One year after the “reset” policy was announced by the Obama administration, aimed at improving relations with Russia, the negative characterization of NATO continues to feature prominently in the thinking and statements of senior Russian officials. During a recent interview with the Tajik weekly newspaper Vecherny Dushanbe, Nikolai Bordyuzha, the Secretary-General of the Collective Security Treaty Organization (CSTO), confirmed that the organization has no official contact with the Alliance. “We have offered interaction many times, in particular, on such pressing problems as Afghan drug trafficking and terrorism. Hopefully, the new administration of the Alliance will change this attitude toward NATO-CSTO contacts,” Bordyuzha said. He juxtaposed this with the development of closer ties between the CSTO, UN and OSCE in relation to counter-terrorism, drug trafficking and organized crime (Interfax, February 4).
Bordyuzha advocates multilateral cooperation with NATO in countering terrorism and combating drug trafficking from Afghanistan. In his view, such cooperation might prove possible, but it largely depends on the political willingness within the Alliance to pursue closer relations with the CSTO. He points to the leaders of the CSTO being “gravely concerned” over the situation in Afghanistan, which he characterizes as “extremely critical and explosive and is catastrophically deteriorating,” which impacts on the security situation in Central Asia (ITAR-TASS, February 4).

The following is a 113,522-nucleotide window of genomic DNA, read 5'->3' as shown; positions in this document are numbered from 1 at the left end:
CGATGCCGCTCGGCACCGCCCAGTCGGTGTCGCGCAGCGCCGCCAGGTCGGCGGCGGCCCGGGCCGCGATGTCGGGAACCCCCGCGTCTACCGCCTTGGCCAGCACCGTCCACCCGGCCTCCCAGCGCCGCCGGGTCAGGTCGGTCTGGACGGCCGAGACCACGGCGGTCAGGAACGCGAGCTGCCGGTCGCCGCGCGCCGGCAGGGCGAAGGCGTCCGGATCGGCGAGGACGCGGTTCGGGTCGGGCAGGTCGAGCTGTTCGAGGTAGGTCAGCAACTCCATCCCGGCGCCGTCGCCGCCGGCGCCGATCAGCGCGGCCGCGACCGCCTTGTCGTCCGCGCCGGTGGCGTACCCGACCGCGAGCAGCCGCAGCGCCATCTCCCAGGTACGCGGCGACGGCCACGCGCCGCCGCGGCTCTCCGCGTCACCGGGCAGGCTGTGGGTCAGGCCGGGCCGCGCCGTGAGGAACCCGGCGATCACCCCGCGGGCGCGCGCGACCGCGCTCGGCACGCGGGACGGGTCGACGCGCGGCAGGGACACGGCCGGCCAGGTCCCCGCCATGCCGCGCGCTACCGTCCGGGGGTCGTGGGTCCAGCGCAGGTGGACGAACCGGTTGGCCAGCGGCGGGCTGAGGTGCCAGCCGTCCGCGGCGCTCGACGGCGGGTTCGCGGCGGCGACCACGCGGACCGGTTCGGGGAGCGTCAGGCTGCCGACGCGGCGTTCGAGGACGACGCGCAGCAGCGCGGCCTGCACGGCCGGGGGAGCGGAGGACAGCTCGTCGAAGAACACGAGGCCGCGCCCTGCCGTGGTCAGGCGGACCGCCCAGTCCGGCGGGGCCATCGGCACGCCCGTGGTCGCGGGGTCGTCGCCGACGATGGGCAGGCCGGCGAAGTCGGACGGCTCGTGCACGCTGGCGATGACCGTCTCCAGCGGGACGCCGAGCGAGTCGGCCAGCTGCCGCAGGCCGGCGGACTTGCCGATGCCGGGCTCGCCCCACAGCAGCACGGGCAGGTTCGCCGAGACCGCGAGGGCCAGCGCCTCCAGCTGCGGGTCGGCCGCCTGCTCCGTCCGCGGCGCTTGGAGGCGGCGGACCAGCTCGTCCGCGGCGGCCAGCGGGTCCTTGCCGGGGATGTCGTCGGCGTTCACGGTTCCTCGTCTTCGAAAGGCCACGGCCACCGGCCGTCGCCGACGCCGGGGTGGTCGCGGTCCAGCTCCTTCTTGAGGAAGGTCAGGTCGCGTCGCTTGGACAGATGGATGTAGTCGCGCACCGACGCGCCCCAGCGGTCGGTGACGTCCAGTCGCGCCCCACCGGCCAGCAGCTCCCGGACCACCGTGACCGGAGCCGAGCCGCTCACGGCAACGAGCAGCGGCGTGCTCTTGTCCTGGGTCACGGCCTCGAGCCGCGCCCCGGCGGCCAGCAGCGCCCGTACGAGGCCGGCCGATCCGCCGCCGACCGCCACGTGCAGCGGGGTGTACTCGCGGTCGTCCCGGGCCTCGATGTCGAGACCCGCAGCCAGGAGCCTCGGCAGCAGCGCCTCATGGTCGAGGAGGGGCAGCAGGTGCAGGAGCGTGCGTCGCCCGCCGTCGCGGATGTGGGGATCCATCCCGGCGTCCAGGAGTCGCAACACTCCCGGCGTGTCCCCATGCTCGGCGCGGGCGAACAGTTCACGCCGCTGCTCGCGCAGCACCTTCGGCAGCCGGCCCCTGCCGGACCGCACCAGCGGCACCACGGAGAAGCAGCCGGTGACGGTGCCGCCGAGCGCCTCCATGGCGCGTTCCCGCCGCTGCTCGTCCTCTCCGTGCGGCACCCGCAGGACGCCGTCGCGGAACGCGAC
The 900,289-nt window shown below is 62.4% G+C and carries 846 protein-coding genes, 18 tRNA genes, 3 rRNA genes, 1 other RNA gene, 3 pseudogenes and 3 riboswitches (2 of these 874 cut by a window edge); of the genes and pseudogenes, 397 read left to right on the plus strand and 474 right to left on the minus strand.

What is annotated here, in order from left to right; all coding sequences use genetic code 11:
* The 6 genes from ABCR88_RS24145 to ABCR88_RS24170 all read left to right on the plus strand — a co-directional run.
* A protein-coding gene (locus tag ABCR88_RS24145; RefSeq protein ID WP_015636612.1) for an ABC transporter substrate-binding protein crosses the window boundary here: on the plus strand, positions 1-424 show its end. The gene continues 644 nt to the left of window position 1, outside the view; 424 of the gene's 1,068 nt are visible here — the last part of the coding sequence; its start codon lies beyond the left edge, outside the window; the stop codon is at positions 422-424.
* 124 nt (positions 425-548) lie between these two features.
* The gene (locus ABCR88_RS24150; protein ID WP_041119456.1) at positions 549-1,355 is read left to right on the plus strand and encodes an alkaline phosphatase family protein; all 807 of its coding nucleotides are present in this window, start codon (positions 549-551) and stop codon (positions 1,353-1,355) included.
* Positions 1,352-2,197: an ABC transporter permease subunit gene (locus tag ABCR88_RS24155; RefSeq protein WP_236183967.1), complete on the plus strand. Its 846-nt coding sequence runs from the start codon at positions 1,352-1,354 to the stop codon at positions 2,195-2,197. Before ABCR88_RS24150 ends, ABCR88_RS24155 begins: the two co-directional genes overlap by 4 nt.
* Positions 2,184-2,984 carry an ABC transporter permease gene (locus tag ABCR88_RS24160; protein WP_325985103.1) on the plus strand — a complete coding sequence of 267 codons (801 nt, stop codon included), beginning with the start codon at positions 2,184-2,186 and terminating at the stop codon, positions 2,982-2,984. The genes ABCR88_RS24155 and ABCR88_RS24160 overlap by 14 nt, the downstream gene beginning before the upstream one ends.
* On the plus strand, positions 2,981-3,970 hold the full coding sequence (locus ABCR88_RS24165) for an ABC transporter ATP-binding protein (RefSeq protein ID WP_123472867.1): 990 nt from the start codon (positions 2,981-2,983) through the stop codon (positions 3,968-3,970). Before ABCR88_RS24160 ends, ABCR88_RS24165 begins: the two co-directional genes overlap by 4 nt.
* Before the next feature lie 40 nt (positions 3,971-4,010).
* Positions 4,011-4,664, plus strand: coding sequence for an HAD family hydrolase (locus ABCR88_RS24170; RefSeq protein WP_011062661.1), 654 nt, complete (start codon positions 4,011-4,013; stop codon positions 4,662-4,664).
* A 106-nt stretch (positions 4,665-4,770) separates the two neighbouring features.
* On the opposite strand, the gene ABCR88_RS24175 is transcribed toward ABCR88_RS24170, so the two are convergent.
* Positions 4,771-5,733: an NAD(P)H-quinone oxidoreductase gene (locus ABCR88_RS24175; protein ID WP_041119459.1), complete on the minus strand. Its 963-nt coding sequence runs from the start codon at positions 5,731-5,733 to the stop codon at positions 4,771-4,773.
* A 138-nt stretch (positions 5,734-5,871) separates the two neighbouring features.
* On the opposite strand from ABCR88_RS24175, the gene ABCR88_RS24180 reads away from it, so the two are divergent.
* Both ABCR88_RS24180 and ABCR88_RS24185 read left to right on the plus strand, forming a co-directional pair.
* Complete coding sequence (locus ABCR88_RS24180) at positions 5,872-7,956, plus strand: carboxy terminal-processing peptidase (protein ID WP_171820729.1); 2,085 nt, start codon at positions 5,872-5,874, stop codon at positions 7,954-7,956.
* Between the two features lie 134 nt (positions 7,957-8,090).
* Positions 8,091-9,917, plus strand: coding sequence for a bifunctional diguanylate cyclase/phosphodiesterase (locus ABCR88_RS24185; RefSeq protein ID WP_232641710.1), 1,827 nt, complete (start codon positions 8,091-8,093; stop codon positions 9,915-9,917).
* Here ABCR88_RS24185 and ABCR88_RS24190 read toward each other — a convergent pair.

Such political frustration is becoming sharper in the context of what Moscow views as its “successful” activation of the CSTO, ranging from forming the Collective Operational Reaction Forces (CORF) to its attempts to develop peace support capabilities within the organization and extend into other areas such as migration. Yet, Tashkent refuses to participate in the new force, and Moscow’s much hailed effort to open an additional “CSTO” base in southern Kyrgyzstan has been put on the backburner. While making every effort to portray the CSTO as a multilateral organization that is rooted in principles such as consensus, Moscow is aware that by pressing too hard on enhancing its military footprint in the region, it risks an open split with Tashkent (Interfax, January 27).